Monday, September 21, 2009

A Shy Girl's Guide to Parties

I like parties. I like hanging out with the girls and taking silly pictures and talking about boys and all that good stuff. I don't really drink, but if it's offered I'll partake of something mixed to celebrate the occasion. I don't go out much. I usually spend most evenings with my boyfriend playing video games and the like. I'm not complaining, though, 'cause the boy is my best friend ever, really. It's nice, though, to spend a night away from him and just have girl fun. Of course, it would be nicer if I weren't so darn shy.

I'm not exactly a social butterfly; I don't take to a large group as well as a lot of people. In fact, I get pretty anxious at the thought of entering a big room alone where there might be a lot of people I don't know. I avoid it like the plague. Sometimes, though, you might be the only person you know invited to a party, or the only one you know who can go, and you shouldn't let that stop you. There have been plenty of fun get-togethers over my 20 years that I've avoided because "oh, she'll be there? I don't know her!" and then I get all queasy and uncomfortable and get that sense that I'll be sitting all by myself in a corner nursing my customary one vodka and coke and feeling like the biggest loser in all Dorkington.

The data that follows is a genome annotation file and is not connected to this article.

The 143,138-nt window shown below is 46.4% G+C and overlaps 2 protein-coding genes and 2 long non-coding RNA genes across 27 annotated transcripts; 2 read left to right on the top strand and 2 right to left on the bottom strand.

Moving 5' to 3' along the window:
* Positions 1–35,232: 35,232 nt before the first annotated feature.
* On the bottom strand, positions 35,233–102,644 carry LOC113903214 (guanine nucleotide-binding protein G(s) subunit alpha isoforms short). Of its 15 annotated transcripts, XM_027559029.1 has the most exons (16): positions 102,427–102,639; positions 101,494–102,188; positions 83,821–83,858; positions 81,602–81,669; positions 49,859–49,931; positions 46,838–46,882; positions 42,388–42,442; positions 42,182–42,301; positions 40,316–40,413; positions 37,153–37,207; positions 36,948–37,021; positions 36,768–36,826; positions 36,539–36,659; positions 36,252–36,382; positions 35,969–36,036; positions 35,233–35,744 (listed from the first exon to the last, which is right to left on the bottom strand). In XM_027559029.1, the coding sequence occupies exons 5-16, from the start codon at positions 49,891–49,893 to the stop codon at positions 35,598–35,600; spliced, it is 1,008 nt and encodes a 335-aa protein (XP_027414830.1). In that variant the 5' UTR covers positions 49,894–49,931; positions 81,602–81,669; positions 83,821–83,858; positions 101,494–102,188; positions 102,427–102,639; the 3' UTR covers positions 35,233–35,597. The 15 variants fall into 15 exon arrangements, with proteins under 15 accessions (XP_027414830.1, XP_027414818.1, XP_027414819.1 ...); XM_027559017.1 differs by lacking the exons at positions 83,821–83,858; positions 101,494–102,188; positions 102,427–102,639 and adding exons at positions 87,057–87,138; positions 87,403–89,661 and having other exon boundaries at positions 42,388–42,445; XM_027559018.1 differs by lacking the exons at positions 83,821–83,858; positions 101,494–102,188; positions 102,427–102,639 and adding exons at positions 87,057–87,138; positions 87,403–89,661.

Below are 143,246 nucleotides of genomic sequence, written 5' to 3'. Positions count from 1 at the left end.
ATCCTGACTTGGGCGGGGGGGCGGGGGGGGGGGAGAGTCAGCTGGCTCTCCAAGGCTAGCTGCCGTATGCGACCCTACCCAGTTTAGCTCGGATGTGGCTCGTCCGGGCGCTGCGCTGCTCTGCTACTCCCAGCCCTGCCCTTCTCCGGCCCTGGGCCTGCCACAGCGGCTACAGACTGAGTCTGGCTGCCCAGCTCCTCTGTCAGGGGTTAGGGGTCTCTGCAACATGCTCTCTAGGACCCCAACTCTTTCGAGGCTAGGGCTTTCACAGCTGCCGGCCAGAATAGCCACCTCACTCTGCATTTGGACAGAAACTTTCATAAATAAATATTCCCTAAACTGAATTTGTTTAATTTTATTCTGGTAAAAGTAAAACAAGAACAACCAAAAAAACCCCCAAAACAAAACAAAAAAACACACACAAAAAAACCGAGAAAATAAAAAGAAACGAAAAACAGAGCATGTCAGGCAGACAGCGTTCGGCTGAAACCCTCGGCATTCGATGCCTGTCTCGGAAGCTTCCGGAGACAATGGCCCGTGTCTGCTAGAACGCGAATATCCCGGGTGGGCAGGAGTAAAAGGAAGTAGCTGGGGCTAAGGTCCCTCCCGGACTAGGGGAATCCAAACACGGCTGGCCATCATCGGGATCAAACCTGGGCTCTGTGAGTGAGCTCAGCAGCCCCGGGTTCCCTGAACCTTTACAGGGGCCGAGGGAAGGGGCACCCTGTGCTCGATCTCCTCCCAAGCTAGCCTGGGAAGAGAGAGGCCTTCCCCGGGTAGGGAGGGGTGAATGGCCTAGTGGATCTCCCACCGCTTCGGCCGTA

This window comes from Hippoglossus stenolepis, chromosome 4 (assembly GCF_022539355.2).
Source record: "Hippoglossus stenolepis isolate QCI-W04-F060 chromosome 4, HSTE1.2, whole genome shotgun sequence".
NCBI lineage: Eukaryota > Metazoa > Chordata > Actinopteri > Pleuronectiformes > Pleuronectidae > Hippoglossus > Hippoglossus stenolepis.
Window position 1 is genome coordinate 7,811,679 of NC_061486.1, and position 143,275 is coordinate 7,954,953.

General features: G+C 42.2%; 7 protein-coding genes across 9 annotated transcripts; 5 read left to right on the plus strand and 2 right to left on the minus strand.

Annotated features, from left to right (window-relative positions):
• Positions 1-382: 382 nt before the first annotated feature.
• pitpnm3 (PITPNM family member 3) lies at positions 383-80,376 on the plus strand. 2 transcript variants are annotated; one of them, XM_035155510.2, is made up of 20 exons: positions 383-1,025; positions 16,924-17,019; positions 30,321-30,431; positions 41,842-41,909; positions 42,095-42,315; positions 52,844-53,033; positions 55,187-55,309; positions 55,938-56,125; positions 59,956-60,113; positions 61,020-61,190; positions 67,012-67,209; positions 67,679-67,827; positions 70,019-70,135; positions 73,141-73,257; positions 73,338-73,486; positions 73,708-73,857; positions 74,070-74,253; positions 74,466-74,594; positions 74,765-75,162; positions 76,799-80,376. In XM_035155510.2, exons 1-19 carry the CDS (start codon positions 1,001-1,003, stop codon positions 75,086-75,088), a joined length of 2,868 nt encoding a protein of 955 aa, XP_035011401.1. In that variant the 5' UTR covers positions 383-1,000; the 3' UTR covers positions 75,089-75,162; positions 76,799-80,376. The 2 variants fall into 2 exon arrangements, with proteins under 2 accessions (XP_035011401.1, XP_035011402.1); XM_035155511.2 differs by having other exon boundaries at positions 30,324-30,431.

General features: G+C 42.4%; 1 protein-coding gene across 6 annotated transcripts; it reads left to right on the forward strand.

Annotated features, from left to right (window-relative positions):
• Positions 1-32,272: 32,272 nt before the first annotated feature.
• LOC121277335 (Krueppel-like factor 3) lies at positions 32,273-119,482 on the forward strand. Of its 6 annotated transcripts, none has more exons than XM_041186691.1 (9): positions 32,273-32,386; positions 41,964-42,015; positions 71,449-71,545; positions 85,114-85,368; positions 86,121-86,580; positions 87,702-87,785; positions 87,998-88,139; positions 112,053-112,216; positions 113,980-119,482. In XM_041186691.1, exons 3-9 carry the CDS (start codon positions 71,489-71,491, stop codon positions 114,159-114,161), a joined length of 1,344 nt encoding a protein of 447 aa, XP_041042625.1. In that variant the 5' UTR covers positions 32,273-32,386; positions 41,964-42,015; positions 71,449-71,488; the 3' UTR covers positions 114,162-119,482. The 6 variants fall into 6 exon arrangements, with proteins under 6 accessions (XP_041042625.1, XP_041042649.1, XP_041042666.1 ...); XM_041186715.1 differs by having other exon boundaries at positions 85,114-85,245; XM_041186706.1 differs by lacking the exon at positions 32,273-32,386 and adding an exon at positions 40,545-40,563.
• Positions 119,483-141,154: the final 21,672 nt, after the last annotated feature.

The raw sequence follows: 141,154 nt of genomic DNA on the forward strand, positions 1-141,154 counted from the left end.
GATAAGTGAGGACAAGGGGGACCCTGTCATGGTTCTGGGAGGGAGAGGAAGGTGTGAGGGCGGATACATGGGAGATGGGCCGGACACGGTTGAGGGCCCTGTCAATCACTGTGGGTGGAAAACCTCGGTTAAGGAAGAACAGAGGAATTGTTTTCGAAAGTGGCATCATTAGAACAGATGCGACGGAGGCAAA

I know I can't be the only person out there who gets a bit of pre-party anxiety, so here are a few of my patent pending party survival tips for you fellow shy girls out there.

1. Wear Something You Love